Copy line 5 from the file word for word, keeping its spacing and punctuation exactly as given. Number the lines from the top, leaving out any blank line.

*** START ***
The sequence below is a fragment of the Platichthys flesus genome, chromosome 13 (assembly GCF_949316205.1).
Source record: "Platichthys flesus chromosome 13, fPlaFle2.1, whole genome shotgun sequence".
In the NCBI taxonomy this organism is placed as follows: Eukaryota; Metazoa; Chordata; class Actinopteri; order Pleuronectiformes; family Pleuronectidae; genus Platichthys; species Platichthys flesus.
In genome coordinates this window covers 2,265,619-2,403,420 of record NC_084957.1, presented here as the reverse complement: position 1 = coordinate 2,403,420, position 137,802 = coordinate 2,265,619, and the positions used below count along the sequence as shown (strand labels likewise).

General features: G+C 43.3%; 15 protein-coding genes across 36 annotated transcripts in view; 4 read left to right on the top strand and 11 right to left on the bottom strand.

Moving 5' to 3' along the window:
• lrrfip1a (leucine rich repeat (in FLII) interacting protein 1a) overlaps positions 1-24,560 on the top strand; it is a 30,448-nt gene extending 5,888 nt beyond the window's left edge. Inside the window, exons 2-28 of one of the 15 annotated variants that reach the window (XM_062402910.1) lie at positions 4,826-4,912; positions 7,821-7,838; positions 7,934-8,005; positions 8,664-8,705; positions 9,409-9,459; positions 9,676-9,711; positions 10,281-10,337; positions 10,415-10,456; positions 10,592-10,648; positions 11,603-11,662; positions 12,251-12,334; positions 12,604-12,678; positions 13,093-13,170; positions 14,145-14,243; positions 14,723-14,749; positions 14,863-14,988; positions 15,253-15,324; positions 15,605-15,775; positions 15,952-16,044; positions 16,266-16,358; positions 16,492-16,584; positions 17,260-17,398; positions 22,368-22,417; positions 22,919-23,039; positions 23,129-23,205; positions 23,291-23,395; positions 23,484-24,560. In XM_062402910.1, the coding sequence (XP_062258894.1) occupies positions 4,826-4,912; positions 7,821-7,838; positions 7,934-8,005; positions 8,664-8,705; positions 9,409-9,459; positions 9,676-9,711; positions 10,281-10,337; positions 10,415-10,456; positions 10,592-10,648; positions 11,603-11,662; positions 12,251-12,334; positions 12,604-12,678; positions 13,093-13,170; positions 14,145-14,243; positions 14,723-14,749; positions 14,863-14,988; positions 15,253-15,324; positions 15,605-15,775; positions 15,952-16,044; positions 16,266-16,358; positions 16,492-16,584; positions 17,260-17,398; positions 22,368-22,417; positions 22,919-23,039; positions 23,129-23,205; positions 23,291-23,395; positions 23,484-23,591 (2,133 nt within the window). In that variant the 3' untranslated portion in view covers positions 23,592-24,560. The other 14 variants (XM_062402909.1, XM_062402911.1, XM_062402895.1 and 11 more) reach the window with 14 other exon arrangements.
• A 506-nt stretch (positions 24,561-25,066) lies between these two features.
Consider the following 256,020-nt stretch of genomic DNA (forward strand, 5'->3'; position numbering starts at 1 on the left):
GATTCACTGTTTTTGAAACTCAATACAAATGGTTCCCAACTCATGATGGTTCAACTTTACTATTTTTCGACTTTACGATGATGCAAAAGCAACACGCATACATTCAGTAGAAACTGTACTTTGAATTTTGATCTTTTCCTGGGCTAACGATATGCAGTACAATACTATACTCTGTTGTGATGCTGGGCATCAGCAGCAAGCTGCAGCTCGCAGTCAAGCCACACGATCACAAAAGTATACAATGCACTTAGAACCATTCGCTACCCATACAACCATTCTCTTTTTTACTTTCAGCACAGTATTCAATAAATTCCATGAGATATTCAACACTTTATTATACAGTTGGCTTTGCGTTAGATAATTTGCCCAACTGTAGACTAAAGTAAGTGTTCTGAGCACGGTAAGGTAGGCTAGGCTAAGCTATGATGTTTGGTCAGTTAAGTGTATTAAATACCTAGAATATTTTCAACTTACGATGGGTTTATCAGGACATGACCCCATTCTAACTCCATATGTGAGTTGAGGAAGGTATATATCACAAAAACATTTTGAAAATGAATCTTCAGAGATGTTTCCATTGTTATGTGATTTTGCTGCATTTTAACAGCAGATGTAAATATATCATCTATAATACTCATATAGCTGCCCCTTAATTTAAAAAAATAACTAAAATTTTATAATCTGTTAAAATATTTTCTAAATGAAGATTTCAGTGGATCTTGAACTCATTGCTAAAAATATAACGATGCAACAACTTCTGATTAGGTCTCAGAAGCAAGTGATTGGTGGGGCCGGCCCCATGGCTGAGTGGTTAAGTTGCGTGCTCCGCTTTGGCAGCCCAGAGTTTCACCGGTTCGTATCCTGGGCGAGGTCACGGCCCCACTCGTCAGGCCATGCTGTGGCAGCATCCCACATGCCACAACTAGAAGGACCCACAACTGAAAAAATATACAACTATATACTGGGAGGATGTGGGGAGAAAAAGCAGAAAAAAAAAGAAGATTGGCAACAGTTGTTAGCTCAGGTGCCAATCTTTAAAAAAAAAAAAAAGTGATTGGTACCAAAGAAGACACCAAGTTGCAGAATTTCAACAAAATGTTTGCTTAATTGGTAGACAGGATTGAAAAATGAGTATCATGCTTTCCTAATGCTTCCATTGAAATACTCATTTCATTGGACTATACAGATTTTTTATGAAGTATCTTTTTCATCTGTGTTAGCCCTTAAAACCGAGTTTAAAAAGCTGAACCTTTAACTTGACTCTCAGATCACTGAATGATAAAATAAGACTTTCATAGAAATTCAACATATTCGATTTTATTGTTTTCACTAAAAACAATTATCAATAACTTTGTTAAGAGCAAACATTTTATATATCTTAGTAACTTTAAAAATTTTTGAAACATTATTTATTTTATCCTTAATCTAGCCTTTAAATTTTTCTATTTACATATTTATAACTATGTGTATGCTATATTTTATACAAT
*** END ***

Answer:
General features: G+C 43.3%; 15 protein-coding genes across 36 annotated transcripts in view; 4 read left to right on the top strand and 11 right to left on the bottom strand.